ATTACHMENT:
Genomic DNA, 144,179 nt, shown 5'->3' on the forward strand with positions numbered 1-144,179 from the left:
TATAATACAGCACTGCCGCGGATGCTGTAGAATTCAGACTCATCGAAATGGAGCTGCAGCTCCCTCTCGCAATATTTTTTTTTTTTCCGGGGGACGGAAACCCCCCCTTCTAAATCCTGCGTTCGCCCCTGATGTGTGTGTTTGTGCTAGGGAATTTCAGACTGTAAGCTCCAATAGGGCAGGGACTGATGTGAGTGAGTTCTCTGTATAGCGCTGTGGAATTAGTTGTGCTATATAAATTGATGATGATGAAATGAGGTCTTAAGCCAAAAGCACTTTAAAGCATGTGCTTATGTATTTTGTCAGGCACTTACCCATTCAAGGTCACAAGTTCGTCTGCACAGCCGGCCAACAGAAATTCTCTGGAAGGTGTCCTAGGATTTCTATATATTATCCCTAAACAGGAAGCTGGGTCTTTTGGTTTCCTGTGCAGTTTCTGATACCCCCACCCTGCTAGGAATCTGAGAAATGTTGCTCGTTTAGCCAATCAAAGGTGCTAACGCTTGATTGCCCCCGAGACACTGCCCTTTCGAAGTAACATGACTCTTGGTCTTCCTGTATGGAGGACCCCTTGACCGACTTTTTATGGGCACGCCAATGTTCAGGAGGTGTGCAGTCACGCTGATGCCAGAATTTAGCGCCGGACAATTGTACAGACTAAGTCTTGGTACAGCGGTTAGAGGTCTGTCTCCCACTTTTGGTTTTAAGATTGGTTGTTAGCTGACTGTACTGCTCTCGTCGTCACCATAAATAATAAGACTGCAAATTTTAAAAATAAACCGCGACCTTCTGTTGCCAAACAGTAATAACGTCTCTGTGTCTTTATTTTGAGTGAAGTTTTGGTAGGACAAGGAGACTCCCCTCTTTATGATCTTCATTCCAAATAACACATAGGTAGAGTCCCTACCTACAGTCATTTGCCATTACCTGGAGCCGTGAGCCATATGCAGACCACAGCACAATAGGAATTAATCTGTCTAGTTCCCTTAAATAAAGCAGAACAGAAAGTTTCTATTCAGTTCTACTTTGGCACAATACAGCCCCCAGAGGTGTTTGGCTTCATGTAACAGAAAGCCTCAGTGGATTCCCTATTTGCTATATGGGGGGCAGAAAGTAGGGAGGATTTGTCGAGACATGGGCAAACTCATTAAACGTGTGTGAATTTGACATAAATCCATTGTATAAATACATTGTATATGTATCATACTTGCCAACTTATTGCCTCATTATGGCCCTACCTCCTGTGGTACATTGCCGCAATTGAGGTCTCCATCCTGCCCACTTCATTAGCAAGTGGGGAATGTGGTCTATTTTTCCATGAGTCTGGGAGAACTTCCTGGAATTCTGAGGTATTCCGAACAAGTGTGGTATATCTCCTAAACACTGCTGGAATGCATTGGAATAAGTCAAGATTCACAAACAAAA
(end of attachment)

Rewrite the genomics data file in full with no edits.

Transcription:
Genomic DNA, 144,179 nt, shown 5'->3' on the forward strand with positions numbered 1-144,179 from the left:
TATAATACAGCACTGCCGCGGATGCTGTAGAATTCAGACTCATCGAAATGGAGCTGCAGCTCCCTCTCGCAATATTTTTTTTTTTTCCGGGGGACGGAAACCCCCCCTTCTAAATCCTGCGTTCGCCCCTGATGTGTGTGTTTGTGCTAGGGAATTTCAGACTGTAAGCTCCAATAGGGCAGGGACTGATGTGAGTGAGTTCTCTGTATAGCGCTGTGGAATTAGTTGTGCTATATAAATTGATGATGATGAAATGAGGTCTTAAGCCAAAAGCACTTTAAAGCATGTGCTTATGTATTTTGTCAGGCACTTACCCATTCAAGGTCACAAGTTCGTCTGCACAGCCGGCCAACAGAAATTCTCTGGAAGGTGTCCTAGGATTTCTATATATTATCCCTAAACAGGAAGCTGGGTCTTTTGGTTTCCTGTGCAGTTTCTGATACCCCCACCCTGCTAGGAATCTGAGAAATGTTGCTCGTTTAGCCAATCAAAGGTGCTAACGCTTGATTGCCCCCGAGACACTGCCCTTTCGAAGTAACATGACTCTTGGTCTTCCTGTATGGAGGACCCCTTGACCGACTTTTTATGGGCACGCCAATGTTCAGGAGGTGTGCAGTCACGCTGATGCCAGAATTTAGCGCCGGACAATTGTACAGACTAAGTCTTGGTACAGCGGTTAGAGGTCTGTCTCCCACTTTTGGTTTTAAGATTGGTTGTTAGCTGACTGTACTGCTCTCGTCGTCACCATAAATAATAAGACTGCAAATTTTAAAAATAAACCGCGACCTTCTGTTGCCAAACAGTAATAACGTCTCTGTGTCTTTATTTTGAGTGAAGTTTTGGTAGGACAAGGAGACTCCCCTCTTTATGATCTTCATTCCAAATAACACATAGGTAGAGTCCCTACCTACAGTCATTTGCCATTACCTGGAGCCGTGAGCCATATGCAGACCACAGCACAATAGGAATTAATCTGTCTAGTTCCCTTAAATAAAGCAGAACAGAAAGTTTCTATTCAGTTCTACTTTGGCACAATACAGCCCCCAGAGGTGTTTGGCTTCATGTAACAGAAAGCCTCAGTGGATTCCCTATTTGCTATATGGGGGGCAGAAAGTAGGGAGGATTTGTCGAGACATGGGCAAACTCATTAAACGTGTGTGAATTTGACATAAATCCATTGTATAAATACATTGTATATGTATCATACTTGCCAACTTATTGCCTCATTATGGCCCTACCTCCTGTGGTACATTGCCGCAATTGAGGTCTCCATCCTGCCCACTTCATTAGCAAGTGGGGAATGTGGTCTATTTTTCCATGAGTCTGGGAGAACTTCCTGGAATTCTGAGGTATTCCGAACAAGTGTGGTATATCTCCTAAACACTGCTGGAATGCATTGGAATAAGTCAAGATTCACAAACAAAA